New capabilities and innovations in machine learning and artificial intelligence solutions like AI insurance rating engine are transforming both insurance products and customer experience. To get the most out of the sustained growth and innovation of tech, many organizations have begun to fundamentally change their business management practices to help them adapt better. In other words, they’ve started to become more agile.
What does being agile mean?
Building an agile business essentially refers to the process of looking into how all decisions and choices are made within the organization and in more traditional industries like insurance, making significant changes. Most insurers don’t mind risk. They’re generally comfortable with it because it’s the bedrock for many companies’ business models. Alternatively, agile innovation and working tend to deal more with uncertainty.
Simply put, innovation isn’t easy to prove if it hasn’t happened yet. However, that doesn’t necessarily mean that you can’t base it on a set of robust hypotheses, since there’s a lot of uncertainty involved, you mustn’t overdo analysis. And this is where being agile comes into play. Some would say it’s the opposite of a waterfall, wherein the plan is made, and decisions are taken, then go down the organization’s hierarchy and take all the various steps within the defined process.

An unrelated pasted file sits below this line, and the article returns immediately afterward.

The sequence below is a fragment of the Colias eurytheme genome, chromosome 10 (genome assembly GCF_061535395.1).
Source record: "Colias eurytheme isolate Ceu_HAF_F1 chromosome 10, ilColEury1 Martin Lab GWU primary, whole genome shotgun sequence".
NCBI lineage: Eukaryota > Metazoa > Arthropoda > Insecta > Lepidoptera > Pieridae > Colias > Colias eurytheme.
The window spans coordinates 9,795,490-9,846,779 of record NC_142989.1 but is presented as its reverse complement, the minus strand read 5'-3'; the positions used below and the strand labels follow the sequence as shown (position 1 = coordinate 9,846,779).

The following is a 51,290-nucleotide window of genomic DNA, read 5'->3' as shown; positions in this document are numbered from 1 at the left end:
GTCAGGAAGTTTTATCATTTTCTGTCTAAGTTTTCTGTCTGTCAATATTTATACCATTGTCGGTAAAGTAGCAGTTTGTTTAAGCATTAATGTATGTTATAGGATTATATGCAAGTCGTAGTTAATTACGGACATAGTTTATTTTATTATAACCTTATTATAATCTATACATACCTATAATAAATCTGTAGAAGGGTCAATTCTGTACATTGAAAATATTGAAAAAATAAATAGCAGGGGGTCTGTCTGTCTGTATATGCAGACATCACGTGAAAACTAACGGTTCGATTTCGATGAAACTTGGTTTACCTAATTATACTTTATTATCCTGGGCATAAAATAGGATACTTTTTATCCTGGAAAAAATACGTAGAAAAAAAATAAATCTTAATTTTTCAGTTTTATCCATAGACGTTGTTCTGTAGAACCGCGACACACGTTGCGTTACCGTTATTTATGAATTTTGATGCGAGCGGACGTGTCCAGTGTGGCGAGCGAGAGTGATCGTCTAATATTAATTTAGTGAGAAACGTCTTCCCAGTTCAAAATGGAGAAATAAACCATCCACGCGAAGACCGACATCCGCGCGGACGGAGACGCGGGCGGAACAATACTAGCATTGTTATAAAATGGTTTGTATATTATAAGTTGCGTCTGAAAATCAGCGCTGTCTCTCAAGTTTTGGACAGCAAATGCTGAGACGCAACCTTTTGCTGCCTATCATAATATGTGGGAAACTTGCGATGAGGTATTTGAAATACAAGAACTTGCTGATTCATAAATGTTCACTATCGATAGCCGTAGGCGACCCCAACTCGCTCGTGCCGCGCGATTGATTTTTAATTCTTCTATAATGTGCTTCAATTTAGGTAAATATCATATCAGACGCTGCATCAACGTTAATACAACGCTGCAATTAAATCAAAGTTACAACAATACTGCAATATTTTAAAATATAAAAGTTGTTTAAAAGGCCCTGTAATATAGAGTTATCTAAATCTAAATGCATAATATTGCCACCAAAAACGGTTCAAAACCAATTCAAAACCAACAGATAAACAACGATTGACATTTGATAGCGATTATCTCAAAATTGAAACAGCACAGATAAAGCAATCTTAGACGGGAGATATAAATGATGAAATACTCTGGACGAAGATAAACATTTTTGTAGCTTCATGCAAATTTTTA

Essentially, the objective is learning, pivoting, and deciding whether or not to put in a more significant assessment. The reason why it’s become such an important quality in the insurance space is that it enables providers to cope with and survive disruptive events. One good example is the COVID-19 pandemic, an event that severely disrupts businesses in the industry. Those who couldn’t adapt to it had crashed and burned—conversely, those who could be able to survive the pandemic.
How carriers are able to be more agile
For most traditional carriers, making changes in their workflows and processes doesn’t happen overnight. Whenever new technological solutions are involved, questions of their efficacy and impact on the company’s bottom line immediately come up if experiments fail. This is why agile work generally takes two complementary but distinct approaches. For starters, there’s the approach called piecemeal, where the business’ hygiene factors and its ROI-generating elements are addressed first.
The other approach is to adopt the philosophy of going beyond perfection. Companies need to quickly check for failures and opportunities to ensure that certain innovations have potential. This is partly because the competition could be moving fast, mainly reducing wasted resources. Innovation doesn’t necessarily need to be refined for its potential to show.
Insurance companies may implement agility fast, but they could struggle with the development of in-house technical skills that can foster innovation. Service providers and vendors are specialists and are used to innovating and assimilating new technologies in their respective fields. By partnering with them, carriers will have the access they need to valuable insight and skills. As a result, they’ll put themselves in a more favorable position in the sector and give them the ability to adapt to market conditions when need be.